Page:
Nate Zoebl
Nate Zoebl

Super Reviewer


There are times when a true story lends itself to a film in an emotionally resonant way and other times when it's simply done in order to impress or deliver laughs to an audience. That being said, Tag is a rare film that sort of relies on all of those things and more, which sort of makes for a weird experience at the movies. I have been looking forward to this film for a while and hearing that it was based on a true story made me that much more intrigued by it. Personally, I enjoyed my experience watching this film, but upon reflection, I can see why many viewers may find it boring or wish for it to be a much funnier romp. Here's why I would recommend Tag if you can check your expectations at the door and not expect it to be a hilarious movie from start to finish. Following a group of friends who have been playing the same game of tag for over thirty years, as a way of staying friends, they make it their mission to finally tag their friend Jerry, who has been the champion forever. Yes, the plot is silly and outlandish, as is the movie itself, but the fact that people are actually out there in the real world doing this, made for a much more subdued experience. At its core, this is a film about friendship and the comedic aspect of this film simply comes from whenever the writers decided to add jokes into the core premise of the movie. The emotional core is really what hooked me throughout this movie. It seems strange to say that the dramatic aspects of a movie that follows older men playing tag are the best portions of the film, but that's truly where I found myself most impacted by it. Yes, there are some very funny lines of dialogue that I'm still replaying in my head, but they are few and far between, making way for the third act, which isn't exactly the type of conclusion I was expecting. Without giving anything away (and if you don't know the way this true story ends), this film ends on a note that actually had me slightly tearing up. This truly is a movie about friendship, first and foremost. For that reason alone, I forgave the fact that it wasn't loaded with comedy. Now, that's precisely why I believe certain viewers will be turned off by this film. Most people will look at the trailers and think they're going to see a laugh riot, and like I said, there are jokes that work very well, but it's sort of a blend of both comedy and drama. If you're able to gravitate toward that throughout your viewing experience, then I can definitely say this is the movie for you. A good story always trumps good jokes in my opinion. A movie could have lame jokes, but if the core plot is holding it together, then it's not a complete flop in my opinion. Tag benefits from a very dedicated cast, with standouts being Hannibal Buress and Jake Johnson. These dedicated performers made this a very believable (albeit ridiculous) movie to watch. With some clever editing choices and quite frankly some cool choices in terms of cinematography, this movie tried to be much more than it needed to be, so I absolutely have to commend it for that. This is a comedy that you shouldn't be seeing for the comedy, but you'll still be rewarded with some hilarious moments. See this film for the camaraderie of friendship and I think you'll have a good time with it, as I did. It's not a great movie by any means, but it's a solid time at the movies.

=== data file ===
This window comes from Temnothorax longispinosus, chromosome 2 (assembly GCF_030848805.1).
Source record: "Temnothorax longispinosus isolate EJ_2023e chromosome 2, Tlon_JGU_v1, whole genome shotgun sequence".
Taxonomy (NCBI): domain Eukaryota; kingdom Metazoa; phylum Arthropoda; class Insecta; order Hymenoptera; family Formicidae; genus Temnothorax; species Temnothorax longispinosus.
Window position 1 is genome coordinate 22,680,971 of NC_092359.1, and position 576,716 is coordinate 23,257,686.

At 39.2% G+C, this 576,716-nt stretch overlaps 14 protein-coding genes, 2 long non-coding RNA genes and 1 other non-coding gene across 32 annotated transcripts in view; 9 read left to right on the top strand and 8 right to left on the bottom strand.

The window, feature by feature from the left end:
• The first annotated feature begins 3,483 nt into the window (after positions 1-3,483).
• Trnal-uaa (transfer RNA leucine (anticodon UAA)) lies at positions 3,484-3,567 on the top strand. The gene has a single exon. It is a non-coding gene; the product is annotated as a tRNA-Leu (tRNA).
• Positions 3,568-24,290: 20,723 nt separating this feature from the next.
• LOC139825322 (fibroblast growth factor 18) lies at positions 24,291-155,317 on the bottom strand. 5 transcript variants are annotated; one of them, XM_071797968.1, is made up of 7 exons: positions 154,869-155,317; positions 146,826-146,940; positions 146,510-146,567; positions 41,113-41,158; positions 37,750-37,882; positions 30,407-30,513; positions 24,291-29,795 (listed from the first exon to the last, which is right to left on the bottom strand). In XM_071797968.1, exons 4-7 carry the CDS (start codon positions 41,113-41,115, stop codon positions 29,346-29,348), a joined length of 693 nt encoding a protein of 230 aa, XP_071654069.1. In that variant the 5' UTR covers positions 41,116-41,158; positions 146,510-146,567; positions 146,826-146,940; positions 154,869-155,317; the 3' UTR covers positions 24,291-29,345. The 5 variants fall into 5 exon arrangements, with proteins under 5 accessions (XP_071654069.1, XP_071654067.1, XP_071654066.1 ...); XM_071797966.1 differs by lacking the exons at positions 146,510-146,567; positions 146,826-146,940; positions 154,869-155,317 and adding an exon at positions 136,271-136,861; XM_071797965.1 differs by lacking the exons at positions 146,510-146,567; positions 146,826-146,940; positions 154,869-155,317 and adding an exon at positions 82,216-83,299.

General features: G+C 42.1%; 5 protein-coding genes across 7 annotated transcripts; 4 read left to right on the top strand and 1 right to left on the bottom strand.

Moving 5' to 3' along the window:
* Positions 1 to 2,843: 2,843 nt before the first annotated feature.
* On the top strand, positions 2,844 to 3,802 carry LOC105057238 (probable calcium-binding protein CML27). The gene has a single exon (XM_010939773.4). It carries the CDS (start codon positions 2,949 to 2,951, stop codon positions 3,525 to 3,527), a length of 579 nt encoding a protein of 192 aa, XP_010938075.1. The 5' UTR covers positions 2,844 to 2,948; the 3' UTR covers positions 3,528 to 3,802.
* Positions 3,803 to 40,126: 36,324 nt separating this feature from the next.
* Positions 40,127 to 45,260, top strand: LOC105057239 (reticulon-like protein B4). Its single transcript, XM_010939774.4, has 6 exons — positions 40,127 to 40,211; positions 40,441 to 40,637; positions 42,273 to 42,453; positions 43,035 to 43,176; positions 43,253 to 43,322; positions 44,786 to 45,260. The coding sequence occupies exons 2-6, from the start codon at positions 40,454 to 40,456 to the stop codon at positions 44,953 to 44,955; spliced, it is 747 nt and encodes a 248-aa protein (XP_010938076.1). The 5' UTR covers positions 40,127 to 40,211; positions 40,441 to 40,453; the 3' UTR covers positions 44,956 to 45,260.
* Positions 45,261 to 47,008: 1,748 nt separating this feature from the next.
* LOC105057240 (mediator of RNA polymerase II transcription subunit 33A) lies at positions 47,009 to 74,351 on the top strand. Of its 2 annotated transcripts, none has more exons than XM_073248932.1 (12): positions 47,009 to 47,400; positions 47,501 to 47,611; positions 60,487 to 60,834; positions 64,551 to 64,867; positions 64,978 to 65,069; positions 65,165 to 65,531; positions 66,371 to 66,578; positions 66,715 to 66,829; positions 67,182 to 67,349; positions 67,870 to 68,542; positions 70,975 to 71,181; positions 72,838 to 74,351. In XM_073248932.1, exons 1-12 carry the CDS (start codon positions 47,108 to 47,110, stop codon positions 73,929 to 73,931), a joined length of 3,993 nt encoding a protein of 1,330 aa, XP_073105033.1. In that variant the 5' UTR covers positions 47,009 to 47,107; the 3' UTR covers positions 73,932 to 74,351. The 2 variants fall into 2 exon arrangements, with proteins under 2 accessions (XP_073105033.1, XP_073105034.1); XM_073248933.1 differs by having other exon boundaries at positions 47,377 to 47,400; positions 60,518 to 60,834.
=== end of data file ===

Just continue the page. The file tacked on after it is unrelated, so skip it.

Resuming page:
KJ Proulx
KJ Proulx

Super Reviewer